“We tried to, but life gets in the way”: The Value of Cognitive Interviewing for Testing a Questionnaire on Antibiotic Consumption Behaviours.
In this article, available as an unrefereed preprint, I present and discuss the cognitive interviewing I conducted to test the questionnaire instrument for my primary survey research as part of my doctoral research.
The overarching argument of the article is that cognitive interviewing is a valuable method for testing questionnaires about antibiotic-related behaviours before they are used in survey researches. This argument is illustrated with findings regarding socially desirable responding (an issue where respondents choose what they believe to be a socially desirable response rather than the response that best reflects their behaviour or attitude), differences in the extent of recollection problems in human- and pet-related antibiotic use, and the depth of supplemental data generated around otherwise dimension-reduced survey questions.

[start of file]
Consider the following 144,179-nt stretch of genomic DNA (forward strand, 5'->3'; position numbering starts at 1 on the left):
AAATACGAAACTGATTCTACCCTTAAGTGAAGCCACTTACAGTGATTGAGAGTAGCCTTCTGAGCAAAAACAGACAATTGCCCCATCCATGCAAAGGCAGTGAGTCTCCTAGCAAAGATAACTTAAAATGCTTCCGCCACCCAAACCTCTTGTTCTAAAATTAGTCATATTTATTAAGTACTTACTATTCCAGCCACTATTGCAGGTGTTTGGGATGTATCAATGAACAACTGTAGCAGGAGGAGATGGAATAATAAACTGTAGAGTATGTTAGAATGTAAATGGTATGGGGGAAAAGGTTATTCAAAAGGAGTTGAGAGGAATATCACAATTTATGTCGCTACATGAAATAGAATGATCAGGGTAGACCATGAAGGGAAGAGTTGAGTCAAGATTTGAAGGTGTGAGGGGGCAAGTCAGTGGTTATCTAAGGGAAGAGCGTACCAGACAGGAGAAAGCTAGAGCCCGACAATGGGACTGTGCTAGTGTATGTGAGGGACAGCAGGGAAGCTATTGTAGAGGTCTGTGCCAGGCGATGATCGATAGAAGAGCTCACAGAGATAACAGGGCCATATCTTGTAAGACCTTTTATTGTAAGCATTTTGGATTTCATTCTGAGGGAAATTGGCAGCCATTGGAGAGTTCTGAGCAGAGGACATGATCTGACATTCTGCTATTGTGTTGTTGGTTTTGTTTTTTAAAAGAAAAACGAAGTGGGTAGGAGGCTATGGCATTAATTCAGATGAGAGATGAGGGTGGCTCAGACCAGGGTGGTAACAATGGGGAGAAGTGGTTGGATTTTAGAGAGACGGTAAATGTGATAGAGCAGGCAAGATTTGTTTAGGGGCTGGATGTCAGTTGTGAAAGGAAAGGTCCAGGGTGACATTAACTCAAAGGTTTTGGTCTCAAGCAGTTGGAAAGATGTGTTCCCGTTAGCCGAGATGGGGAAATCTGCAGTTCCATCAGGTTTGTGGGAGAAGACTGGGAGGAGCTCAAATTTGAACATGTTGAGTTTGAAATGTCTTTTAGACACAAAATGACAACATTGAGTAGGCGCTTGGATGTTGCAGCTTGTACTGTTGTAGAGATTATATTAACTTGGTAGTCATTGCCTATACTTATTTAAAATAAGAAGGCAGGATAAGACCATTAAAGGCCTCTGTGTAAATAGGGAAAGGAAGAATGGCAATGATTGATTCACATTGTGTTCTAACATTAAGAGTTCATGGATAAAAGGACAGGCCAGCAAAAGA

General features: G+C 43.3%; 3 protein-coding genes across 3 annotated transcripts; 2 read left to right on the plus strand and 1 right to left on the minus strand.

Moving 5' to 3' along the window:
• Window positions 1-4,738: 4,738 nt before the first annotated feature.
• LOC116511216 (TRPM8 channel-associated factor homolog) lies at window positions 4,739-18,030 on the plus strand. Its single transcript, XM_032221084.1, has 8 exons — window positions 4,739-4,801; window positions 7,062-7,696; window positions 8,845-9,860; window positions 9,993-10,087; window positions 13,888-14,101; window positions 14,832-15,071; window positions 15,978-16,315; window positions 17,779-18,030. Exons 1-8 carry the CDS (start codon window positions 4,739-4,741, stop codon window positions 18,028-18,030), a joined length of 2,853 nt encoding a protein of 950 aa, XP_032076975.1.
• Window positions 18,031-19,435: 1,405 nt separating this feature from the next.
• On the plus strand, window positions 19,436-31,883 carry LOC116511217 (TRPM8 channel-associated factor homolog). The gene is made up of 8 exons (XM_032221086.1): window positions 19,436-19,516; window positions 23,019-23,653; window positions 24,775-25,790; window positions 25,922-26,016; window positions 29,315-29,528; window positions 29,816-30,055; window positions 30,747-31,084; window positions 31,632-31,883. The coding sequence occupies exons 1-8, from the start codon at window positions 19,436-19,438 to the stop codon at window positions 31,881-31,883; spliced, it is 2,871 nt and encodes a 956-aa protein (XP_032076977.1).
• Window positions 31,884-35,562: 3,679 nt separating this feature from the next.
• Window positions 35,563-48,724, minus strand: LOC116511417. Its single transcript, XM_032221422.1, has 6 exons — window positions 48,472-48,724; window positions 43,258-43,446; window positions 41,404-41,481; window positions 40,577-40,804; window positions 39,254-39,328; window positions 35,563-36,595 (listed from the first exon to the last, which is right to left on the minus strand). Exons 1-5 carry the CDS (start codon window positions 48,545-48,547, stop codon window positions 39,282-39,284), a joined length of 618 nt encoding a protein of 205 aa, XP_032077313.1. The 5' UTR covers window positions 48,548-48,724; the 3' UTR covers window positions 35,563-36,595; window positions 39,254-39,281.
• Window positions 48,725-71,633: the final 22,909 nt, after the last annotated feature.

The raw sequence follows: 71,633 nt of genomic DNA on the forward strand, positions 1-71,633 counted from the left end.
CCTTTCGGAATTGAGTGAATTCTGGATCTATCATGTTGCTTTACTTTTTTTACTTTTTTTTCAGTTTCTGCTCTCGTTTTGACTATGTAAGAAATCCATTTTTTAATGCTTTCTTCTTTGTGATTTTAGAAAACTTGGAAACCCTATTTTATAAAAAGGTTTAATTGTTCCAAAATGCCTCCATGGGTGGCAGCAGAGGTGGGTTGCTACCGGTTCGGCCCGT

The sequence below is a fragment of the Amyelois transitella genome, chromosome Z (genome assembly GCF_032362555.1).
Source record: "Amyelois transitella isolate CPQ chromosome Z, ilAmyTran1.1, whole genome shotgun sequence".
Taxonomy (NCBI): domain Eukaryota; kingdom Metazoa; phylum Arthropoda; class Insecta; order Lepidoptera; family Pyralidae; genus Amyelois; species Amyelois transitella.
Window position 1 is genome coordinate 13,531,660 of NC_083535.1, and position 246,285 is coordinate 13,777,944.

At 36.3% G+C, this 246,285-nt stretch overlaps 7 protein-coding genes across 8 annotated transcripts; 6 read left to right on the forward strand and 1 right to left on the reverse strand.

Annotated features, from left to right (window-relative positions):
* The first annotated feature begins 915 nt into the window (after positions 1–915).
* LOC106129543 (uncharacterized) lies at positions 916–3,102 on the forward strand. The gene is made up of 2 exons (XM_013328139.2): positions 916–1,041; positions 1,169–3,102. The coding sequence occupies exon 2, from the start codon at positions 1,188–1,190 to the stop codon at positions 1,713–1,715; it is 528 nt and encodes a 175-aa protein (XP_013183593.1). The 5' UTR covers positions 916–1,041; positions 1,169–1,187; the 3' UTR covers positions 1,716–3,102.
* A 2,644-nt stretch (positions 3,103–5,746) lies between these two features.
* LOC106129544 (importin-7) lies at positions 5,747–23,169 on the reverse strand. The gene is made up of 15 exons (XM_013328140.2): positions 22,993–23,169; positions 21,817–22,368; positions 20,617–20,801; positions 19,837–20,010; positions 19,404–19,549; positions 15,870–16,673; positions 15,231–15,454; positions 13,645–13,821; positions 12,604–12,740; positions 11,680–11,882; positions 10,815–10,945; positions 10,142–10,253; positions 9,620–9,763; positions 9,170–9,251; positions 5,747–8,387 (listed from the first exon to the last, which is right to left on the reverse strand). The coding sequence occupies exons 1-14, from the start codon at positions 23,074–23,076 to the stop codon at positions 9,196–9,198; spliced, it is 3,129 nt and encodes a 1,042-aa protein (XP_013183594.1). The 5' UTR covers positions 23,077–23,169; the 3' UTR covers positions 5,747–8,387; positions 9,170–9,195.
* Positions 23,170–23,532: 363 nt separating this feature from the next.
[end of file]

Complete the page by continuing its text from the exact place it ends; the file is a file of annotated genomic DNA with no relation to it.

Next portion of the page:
The argument is also illustrated by a discussion of examples of cognitive interviewing in settings where antibiotics have been part of survey questions (for example, in blood donor screening questionnaires) that highlight the situatedness of antibiotic-related question comprehension and the consequent necessity of detailed qualitative testing of survey instruments.
The cognitive interviewing approach is linked in the article to the broader mixed-methods approach of my doctoral work, highlighting with examples the ways in which this method can act as a bridge between quantitative and qualitative strands of work.